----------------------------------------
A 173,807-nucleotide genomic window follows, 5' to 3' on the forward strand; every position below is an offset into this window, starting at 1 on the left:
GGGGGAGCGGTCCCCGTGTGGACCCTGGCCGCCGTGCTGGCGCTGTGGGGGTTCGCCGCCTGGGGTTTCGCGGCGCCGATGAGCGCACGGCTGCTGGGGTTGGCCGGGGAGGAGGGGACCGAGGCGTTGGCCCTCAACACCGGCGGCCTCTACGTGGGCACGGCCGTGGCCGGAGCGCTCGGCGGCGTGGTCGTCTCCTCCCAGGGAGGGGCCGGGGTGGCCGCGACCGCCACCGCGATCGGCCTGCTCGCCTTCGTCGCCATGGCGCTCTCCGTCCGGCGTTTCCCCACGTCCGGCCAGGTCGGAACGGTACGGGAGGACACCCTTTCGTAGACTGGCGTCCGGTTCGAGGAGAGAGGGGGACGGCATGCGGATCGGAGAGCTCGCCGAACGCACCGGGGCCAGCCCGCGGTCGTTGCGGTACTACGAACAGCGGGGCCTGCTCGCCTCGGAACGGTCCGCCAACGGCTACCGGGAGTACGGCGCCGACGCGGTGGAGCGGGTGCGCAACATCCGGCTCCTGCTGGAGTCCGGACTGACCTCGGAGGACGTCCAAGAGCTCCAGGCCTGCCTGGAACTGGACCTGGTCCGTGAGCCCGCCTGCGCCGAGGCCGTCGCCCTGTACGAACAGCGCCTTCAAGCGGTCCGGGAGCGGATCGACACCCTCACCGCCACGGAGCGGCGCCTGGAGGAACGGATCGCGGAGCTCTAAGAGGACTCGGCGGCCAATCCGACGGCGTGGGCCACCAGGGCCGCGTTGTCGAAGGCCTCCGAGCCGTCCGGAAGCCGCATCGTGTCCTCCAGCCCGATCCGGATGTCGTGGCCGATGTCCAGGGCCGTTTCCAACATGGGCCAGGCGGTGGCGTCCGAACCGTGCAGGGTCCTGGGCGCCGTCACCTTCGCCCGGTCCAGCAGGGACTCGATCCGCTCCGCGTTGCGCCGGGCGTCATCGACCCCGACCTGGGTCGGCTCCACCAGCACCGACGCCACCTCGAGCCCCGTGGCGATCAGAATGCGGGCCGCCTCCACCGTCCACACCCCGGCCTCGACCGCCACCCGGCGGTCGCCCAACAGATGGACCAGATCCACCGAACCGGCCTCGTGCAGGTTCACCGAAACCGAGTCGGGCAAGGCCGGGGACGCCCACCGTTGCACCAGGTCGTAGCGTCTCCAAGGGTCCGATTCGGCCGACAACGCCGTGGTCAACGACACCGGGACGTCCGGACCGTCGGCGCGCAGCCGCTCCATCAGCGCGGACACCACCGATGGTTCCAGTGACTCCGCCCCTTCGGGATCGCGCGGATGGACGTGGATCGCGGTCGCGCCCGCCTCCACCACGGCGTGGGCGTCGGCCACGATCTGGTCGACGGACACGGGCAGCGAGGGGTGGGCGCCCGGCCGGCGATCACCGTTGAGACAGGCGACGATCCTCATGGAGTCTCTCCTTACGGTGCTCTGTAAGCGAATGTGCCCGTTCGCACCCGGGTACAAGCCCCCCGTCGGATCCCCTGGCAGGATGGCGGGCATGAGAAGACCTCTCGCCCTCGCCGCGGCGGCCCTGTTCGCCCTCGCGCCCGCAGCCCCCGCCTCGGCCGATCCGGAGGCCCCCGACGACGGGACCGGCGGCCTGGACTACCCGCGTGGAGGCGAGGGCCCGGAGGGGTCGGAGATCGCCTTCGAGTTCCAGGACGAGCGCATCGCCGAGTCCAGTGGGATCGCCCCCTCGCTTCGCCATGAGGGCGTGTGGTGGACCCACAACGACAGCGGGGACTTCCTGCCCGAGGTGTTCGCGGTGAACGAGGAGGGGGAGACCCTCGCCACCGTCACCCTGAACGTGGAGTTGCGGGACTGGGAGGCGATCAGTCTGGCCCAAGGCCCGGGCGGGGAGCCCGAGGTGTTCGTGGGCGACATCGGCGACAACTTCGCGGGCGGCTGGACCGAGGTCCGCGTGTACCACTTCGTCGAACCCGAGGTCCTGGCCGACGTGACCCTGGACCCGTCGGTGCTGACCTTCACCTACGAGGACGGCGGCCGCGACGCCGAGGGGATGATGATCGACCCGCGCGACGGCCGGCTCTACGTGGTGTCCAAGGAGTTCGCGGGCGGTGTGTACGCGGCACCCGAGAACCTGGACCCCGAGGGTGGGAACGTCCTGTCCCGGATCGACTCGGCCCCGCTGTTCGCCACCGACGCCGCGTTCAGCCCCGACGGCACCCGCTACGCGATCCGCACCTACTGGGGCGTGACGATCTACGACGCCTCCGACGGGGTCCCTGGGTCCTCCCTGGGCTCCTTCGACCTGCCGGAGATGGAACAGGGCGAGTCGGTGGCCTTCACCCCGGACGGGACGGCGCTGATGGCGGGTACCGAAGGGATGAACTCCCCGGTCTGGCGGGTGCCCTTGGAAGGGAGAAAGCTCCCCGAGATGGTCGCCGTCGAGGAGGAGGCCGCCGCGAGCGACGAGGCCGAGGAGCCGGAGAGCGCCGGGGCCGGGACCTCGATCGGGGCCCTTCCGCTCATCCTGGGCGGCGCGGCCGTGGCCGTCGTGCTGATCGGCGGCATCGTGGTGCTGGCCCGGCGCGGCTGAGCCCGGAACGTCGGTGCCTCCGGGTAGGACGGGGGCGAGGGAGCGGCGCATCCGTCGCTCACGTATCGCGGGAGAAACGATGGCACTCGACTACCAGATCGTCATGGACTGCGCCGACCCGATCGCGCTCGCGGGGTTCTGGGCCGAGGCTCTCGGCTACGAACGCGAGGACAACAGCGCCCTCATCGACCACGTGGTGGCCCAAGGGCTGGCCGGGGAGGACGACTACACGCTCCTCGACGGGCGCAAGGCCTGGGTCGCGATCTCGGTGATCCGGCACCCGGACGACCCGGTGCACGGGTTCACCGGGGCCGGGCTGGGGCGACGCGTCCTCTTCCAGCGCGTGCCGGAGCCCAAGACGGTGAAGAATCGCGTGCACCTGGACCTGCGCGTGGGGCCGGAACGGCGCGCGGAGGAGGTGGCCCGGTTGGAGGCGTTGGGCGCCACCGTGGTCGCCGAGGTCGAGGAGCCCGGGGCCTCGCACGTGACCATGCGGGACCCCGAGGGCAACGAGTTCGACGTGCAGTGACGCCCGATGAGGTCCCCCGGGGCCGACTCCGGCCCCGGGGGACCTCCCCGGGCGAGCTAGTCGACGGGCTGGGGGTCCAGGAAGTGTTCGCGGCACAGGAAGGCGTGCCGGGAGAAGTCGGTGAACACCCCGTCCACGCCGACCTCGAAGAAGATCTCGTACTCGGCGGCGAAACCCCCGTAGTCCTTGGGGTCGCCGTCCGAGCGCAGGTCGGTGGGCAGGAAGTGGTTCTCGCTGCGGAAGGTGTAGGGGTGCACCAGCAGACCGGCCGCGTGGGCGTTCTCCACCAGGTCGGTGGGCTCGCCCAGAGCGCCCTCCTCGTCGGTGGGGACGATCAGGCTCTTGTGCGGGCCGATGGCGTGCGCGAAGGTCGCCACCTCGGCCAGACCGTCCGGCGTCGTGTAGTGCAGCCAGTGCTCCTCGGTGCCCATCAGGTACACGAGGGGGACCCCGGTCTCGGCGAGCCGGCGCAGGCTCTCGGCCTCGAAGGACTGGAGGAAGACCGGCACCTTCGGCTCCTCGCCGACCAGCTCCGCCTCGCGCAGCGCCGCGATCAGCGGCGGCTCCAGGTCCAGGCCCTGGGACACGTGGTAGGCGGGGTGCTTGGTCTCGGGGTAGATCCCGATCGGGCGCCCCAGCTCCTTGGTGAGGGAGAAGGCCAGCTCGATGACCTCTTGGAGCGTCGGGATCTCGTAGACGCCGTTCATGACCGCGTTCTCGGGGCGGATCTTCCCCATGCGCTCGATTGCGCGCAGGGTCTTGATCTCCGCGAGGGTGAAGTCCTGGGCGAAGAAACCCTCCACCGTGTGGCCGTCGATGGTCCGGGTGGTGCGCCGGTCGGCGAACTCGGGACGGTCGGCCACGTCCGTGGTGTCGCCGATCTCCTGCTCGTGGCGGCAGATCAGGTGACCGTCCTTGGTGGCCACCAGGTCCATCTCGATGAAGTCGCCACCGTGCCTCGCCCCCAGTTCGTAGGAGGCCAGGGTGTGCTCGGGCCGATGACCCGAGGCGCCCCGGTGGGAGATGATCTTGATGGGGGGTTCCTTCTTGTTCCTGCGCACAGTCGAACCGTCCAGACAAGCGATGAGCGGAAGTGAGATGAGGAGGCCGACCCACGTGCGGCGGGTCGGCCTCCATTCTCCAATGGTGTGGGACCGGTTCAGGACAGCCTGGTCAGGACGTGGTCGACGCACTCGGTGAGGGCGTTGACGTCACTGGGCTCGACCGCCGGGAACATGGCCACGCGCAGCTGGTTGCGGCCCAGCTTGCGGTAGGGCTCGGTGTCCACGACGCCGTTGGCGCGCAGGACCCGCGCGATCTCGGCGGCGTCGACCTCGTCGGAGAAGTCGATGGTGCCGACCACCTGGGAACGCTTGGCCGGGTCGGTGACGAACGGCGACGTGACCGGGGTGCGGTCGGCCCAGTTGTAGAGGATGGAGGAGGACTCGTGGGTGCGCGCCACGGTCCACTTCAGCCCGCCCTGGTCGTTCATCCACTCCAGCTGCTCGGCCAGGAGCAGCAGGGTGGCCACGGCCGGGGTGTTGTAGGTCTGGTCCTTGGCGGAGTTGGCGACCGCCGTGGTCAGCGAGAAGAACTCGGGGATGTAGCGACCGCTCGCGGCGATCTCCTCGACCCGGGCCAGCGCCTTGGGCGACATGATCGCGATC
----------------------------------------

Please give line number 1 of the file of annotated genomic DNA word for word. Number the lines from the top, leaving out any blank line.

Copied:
A 173,807-nucleotide genomic window follows, 5' to 3' on the forward strand; every position below is an offset into this window, starting at 1 on the left: